The Morris water maze (MWM) test was performed from the 36th to 42nd days after surgery to test the learning and spatial memory abilities of the rats. On day 43, rats were euthanized with an overdose of pentobarbital sodium (200 mg/kg). The specific experimental process is shown in Figure 1.

Figure 1 Flow chart of the animal experiment.

MWM Test

The water maze device is a black circular water tank with a diameter of 120 cm, a height of 50 cm and a water depth of 30 cm. A black platform with a diameter of 10 cm was placed in the water maze through the recording system (SMART Panlab, Harvard Bioscience, Shanghai, China). The top of the platform was about 2 cm below the water surface. The tank was divided into 4 equal parts (A-D areas) and platform area (T area). The platform was located in area A. In stage I (training phase, at day 36), each rat was gently placed in a water maze in area C to face the wall for 90 s. If the platform was not found during the training, the rats were guided to the platform and maintained for 20 s for observation and learning. In stage II (during day 37-day 41), each rat was gently placed in the water maze in area C to face the water tank wall and look for the platform. If the rats successfully found the platform and stayed in the T area for 2 s, the time was recorded. If the platform was not found within 90 s, the time was recorded as 90 s, and then the rats were guided to the platform and maintained for 20 s for observation and learning. In stage III (platform crossover phase, at day 42), the platform was removed, and each rat was gently placed in the water maze in area C. The number of times the rats crossed the T area in 90 s was recorded. The learning ability and spatial memory ability of rats were evaluated based on the latency of platform searching and the times of platform crossing.

Enzyme-Linked Immunosorbent Assay (ELISA)

The hippocampal tissues were collected and ground with the precooled homogenate buffer solution (137 mM NaCl, 20 mM Tris, 1% NP40, 10% glycerol, 1 mM PMSF, 10 μg/mL aprotinin, 1 μg/mL leupeptin, 0.5 mM sodium vanadate) with a tissue masher (Changzhou, Jiangsu, China) at 10,000–15,000 r/min. Then, the tissue homogenate was centrifuged in a low-temperature and low-speed centrifuge (Beckman, Chaska, MN, USA) at 3000 r/min for 10–15 min to obtain the supernatant. ELISA kits were adopted to measure the concentration of interleukin (IL)-6 (ab234570, Abcam, Cambridge, MA, USA), tumor necrosis factor-α (TNF-α, ab46070, Abcam), malondialdehyde (MDA, A003-1-2, Nanjing Jiancheng Bioengineering Institute, Nanjing, China) and superoxide dismutase (SOD, A001-3-2, Nanjing Jiancheng) in the supernatant of hippocampus tissue homogenate.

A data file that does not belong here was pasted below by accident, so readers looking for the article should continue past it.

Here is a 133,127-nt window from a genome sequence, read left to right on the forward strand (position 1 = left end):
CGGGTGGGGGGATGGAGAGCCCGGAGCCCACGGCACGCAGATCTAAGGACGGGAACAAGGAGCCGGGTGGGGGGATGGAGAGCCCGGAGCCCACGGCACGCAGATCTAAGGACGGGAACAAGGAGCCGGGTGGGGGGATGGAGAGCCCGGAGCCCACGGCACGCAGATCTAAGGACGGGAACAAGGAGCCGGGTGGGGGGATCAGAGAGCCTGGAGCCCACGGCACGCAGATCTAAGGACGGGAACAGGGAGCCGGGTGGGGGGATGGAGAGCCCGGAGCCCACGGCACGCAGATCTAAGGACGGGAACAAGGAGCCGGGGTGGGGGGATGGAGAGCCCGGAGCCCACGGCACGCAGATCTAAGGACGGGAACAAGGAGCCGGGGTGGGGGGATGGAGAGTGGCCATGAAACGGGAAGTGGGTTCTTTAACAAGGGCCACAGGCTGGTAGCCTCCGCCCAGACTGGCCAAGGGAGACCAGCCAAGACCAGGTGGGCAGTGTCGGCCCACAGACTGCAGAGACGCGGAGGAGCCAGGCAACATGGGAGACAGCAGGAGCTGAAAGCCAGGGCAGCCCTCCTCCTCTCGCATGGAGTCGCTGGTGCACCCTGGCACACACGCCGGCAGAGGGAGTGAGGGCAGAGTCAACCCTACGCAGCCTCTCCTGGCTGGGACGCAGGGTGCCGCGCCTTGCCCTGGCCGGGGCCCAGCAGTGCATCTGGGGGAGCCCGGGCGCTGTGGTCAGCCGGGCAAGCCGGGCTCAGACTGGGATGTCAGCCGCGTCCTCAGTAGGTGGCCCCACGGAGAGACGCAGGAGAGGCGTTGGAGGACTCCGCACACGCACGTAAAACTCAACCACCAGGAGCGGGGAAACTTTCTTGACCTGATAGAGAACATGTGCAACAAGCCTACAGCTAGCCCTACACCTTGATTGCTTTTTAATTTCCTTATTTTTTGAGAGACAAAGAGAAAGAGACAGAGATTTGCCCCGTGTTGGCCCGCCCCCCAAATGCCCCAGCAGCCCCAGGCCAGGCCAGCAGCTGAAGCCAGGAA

Hematoxylin and Eosin (HE) Staining

The brain tissues of rats were embedded in paraffin and sectioned. Paraffin-embedded sections (4 μm) were dewaxed in xylene and hydrated with ethanol. After washing three times with phosphate-buffered saline (PBS), each tissue section was stained with 100 μL pre-prepared hematoxylin staining solution (Sigma-Aldrich, Merck KGaA, Darmstadt, Germany) for 10 min. The excessive hematoxylin dyeing solution was removed with distilled water. The tissue sections were washed with ultrapure water, stained with eosin (Sigma-Aldrich) for 3 min, dehydrated with different concentrations of ethanol, soaked in xylene, dried, and sealed with neutral resin. Tissue sections were observed under an upright fluorescent microscope (BX53, Olympus, Tokyo, Japan).